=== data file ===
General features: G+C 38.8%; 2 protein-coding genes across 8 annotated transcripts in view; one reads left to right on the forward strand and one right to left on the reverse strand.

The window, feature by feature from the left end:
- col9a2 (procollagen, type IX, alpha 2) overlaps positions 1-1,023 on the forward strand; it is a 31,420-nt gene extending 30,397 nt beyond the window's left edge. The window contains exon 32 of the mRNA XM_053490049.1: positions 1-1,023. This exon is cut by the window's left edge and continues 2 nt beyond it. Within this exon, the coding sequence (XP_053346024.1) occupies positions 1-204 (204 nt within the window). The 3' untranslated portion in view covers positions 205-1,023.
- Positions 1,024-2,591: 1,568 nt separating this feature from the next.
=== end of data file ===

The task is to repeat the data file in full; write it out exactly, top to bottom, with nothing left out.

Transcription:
General features: G+C 38.8%; 2 protein-coding genes across 8 annotated transcripts in view; one reads left to right on the forward strand and one right to left on the reverse strand.

The window, feature by feature from the left end:
- col9a2 (procollagen, type IX, alpha 2) overlaps positions 1-1,023 on the forward strand; it is a 31,420-nt gene extending 30,397 nt beyond the window's left edge. The window contains exon 32 of the mRNA XM_053490049.1: positions 1-1,023. This exon is cut by the window's left edge and continues 2 nt beyond it. Within this exon, the coding sequence (XP_053346024.1) occupies positions 1-204 (204 nt within the window). The 3' untranslated portion in view covers positions 205-1,023.
- Positions 1,024-2,591: 1,568 nt separating this feature from the next.